from Journal of Health Economics at http://bit.ly/2qST3by on November 28, 2019 at 03:31PM
Publication date: Available online 27 November 2019
Source: Journal of Health Economics
Author(s): Maruyama Shiko, Heinesen Eskil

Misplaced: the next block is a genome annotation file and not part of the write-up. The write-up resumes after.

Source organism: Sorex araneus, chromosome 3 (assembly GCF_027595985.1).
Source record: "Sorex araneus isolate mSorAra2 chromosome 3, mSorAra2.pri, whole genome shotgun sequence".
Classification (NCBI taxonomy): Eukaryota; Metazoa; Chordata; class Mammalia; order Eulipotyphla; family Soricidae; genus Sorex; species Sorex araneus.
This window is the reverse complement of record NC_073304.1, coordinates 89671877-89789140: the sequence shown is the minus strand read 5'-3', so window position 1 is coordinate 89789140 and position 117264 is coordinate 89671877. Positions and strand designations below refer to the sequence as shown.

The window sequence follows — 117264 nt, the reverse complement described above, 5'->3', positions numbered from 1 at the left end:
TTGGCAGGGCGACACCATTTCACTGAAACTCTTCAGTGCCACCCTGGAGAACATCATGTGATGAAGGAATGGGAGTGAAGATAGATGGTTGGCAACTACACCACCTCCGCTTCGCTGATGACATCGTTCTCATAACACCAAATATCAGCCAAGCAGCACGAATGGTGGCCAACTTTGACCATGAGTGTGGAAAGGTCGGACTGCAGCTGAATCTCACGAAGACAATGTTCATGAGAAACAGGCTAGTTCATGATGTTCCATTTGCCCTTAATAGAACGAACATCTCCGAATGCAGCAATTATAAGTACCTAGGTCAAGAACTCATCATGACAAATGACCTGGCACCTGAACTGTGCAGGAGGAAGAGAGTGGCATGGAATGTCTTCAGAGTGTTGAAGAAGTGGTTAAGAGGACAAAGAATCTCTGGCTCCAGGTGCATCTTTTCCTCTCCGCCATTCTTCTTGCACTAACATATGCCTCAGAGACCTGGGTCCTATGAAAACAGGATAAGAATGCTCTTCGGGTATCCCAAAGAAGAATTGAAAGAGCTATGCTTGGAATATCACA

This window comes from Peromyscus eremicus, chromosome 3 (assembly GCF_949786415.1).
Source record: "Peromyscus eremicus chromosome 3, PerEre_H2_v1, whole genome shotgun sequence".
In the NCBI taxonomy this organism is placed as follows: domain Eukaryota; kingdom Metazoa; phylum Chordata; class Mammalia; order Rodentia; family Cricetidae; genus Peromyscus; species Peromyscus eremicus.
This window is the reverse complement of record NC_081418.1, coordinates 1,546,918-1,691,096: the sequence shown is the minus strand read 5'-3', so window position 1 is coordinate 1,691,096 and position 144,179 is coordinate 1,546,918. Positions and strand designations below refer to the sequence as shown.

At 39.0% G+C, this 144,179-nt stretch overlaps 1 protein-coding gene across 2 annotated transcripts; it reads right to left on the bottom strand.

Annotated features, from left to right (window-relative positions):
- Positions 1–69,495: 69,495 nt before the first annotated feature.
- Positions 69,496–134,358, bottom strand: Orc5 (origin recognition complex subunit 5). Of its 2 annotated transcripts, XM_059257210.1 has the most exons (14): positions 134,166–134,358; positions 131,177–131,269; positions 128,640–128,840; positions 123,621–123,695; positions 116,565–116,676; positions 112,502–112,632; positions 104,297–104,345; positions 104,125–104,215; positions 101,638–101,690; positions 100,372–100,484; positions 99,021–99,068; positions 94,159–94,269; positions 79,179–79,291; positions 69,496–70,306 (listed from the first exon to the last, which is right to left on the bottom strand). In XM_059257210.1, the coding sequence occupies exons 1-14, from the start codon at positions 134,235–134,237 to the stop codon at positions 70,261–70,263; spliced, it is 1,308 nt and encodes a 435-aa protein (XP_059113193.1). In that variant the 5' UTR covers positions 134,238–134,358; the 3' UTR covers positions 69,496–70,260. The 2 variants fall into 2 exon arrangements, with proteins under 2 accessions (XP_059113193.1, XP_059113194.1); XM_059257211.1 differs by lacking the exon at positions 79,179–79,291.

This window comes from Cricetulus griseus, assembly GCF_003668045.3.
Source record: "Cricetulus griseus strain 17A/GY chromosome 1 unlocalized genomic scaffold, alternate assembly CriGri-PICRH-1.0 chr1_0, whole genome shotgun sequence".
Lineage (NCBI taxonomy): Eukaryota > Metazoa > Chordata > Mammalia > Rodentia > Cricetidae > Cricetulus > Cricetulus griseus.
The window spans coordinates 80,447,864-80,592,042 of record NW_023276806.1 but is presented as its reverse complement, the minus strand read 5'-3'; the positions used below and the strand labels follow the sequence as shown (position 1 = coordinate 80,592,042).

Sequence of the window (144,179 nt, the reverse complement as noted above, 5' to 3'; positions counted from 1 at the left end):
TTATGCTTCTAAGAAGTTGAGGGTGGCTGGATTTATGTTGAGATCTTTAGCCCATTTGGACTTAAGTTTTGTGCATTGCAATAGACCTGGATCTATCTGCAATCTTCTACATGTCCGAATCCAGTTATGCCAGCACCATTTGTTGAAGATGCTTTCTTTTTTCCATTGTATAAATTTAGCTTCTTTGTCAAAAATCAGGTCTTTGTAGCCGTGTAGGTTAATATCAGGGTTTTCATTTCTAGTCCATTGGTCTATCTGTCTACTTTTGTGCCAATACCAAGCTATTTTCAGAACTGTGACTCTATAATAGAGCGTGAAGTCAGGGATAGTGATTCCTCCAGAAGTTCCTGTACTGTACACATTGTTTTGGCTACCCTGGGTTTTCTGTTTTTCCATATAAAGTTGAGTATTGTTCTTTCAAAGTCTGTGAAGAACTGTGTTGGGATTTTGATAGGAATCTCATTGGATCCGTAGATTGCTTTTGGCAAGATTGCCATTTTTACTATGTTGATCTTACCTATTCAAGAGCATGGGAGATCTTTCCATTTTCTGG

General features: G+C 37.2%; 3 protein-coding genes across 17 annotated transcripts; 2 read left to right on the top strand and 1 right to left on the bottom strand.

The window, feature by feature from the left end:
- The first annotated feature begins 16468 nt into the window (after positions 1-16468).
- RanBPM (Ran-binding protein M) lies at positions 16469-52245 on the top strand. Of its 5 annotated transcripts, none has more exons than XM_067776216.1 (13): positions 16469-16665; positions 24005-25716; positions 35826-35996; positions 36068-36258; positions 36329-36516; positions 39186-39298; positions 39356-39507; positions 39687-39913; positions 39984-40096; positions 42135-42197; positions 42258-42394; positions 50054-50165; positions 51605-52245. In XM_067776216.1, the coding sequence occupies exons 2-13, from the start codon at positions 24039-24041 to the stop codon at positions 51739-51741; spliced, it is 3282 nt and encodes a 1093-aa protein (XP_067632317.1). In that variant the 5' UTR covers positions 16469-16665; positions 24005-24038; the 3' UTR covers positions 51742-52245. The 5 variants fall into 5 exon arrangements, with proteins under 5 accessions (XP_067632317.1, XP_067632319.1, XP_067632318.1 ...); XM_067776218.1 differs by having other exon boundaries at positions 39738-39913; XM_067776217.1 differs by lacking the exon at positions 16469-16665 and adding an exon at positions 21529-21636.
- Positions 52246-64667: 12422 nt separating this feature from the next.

We revisit the causal effect of birthweight. Because variation in birthweight in developed countries primarily stems from variation in gestational age rather than intrauterine growth restriction, we depart from the widely-used twin fixed-effects estimator and employ an instrumental variable – the diagnosis of placenta previa, which provides exogenous variation in gestation length. We find protective effects of additional birthweight against infant mortality and health capital loss, such as cerebral palsy, but in contrast to sibling and twin studies, no strong evidence for non-health long-run outcomes, such as test scores. We also find that short-run birthweight effects have diminished significantly over the decades.